Marijuana stocks have been out of the limelight for months now following the beating of the once praised cannabis companies. It was shock and disbelief for investors who lost huge sums of money from the sector-wide collapse.
Regaining investors’ interest, if ever, might take time. But if you were to assess the current situation, there’s one marijuana stock that bears watching. Among all, it seems that Aphria (TSX:APHA)(NYSE:APHA) has the best chance of surviving the carnage and delivering incredible gains.
Aphria was one of the cannabis producers that market analysts thought would make a big splash in 2019. From $8.15 at the start of the year, the stock rose by 74.35% to $14.21 in early February. The momentum was not sustained as price movements became erratic.
If you will recall, the company almost lost shareholder trust and confidence following claims it overpaid for assets acquired in Latin America. Aphria was able to prevent what could have been a massive stock sell-off.
A botched hostile takeover bid by Green Growth Brands and the resignation of a senior executive this year also affected the stock price. Fortunately, some good news was able to replace Aphria’s misfortunes.
After sinking further to $6.90 on August 1, Aphria was able to redeem its tainted image by reporting an industry-best 417% trailing-12-month revenue growth and a 158% quarter-over-quarter sales growth in Q4 fiscal 2019. The stock instantly jumped to $40.14% to $9.67 during the next trading session.
Finally, a major cannabis company was presenting a profitable quarter! The elation, however, did not last long. All the pot stocks were under pressure as the cannabis sector was becoming super volatile.
Back-to-back quarterly profits
The Leamington, Ontario-based pot producer reported an 849% increase in net revenue and $16.2 net income in the first quarter of fiscal 2020 compared with the same period in 2018. It was a second consecutive quarter of profitable growth.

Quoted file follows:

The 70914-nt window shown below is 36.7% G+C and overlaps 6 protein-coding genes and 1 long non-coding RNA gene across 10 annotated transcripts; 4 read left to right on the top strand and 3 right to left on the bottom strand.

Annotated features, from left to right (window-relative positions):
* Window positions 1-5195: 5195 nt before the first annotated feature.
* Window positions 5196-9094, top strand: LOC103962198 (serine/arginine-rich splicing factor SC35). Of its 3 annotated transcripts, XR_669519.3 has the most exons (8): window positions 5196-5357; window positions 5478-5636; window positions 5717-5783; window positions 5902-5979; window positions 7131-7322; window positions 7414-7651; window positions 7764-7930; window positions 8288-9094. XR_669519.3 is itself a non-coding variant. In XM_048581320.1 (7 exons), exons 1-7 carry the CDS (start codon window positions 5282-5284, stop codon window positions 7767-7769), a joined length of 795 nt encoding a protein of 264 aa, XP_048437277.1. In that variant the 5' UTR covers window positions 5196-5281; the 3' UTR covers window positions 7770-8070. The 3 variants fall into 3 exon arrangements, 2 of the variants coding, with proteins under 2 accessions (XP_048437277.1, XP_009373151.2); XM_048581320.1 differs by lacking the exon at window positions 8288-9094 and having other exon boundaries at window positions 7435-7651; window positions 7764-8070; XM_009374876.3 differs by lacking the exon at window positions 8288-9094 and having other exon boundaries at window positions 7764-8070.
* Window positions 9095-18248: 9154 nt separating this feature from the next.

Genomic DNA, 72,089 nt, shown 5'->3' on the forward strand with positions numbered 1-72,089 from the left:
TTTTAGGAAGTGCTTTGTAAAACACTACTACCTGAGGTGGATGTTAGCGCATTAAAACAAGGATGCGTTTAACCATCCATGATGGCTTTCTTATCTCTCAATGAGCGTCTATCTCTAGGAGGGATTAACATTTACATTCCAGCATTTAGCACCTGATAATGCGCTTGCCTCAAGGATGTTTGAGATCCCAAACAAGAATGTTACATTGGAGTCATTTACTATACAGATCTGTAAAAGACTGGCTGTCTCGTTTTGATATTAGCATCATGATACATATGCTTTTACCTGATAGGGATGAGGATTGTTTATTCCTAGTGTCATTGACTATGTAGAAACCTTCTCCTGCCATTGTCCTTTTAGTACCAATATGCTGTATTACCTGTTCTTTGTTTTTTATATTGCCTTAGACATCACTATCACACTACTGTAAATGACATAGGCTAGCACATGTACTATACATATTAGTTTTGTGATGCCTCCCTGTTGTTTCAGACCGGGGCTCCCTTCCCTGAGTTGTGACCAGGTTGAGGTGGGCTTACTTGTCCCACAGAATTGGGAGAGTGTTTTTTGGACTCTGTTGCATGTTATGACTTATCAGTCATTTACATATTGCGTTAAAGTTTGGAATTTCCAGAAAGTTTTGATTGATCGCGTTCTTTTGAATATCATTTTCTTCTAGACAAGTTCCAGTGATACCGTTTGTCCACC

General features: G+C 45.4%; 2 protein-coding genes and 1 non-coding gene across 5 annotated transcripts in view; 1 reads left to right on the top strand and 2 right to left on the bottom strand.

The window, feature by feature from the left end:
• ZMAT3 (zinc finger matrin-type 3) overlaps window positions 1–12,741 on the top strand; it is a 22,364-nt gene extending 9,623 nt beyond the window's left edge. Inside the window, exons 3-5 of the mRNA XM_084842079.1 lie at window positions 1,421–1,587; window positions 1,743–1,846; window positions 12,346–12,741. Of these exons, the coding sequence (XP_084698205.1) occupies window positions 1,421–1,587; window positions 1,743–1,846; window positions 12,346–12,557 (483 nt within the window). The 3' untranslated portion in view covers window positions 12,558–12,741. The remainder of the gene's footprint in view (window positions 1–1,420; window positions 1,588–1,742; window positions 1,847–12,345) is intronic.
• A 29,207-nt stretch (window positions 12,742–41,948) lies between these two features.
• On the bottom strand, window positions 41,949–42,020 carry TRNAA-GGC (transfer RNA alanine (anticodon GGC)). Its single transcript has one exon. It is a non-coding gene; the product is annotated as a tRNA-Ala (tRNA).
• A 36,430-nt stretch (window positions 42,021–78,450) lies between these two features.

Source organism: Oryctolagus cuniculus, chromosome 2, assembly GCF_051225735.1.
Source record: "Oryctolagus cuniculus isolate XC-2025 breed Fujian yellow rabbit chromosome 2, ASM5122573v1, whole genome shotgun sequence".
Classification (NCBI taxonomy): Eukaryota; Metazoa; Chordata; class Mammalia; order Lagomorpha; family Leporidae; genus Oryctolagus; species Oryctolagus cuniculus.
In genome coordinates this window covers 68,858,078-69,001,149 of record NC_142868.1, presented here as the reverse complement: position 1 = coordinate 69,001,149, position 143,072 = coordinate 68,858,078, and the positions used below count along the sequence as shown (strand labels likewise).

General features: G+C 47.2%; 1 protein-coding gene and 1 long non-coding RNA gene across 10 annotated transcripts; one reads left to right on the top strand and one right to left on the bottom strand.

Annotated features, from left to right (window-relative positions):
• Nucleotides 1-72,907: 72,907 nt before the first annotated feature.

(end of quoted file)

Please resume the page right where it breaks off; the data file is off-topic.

Irwin Simon, Aphria’s interim CEO, partly attributes the company’s success to international business and the strength and growth of its brands, particularly Broken Coast. Simon believes the solid start in 2020 is a good sign that the company is on track to achieve its fiscal year financial outlook.
Aphria is not letting up as it continues to widen its production footprint. It is waiting for Health Canada to expedite the issuance of a licence for Aphria Diamond, its second cannabis greenhouse facility in Leamington.
Aphria One, Broken Coast, and Aphria Diamond can combine to produce an annualized production capacity of 255,000 kilograms. With such production capacity, the company can put up $650 million to $700 million of sales in the fiscal 2020.
As of this writing, the market cap has shrunk to $1.51 billion from $2.28 billion in August while the stock is down 23.7% year to date. But you can say the stock is selling at a bargain vis-à-vis the revenue targets in fiscal year 2020.
Market analysts are even forecasting a high of $26 in the next 12 months or a potential increase of 334% from $5.99. Aphria looks like the best cannabis play but sadly, not a strong buy. The cannabis sector is no longer the most exciting, but it is the riskiest.
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Fool contributor Christopher Liew has no position in any of the stocks mentioned.
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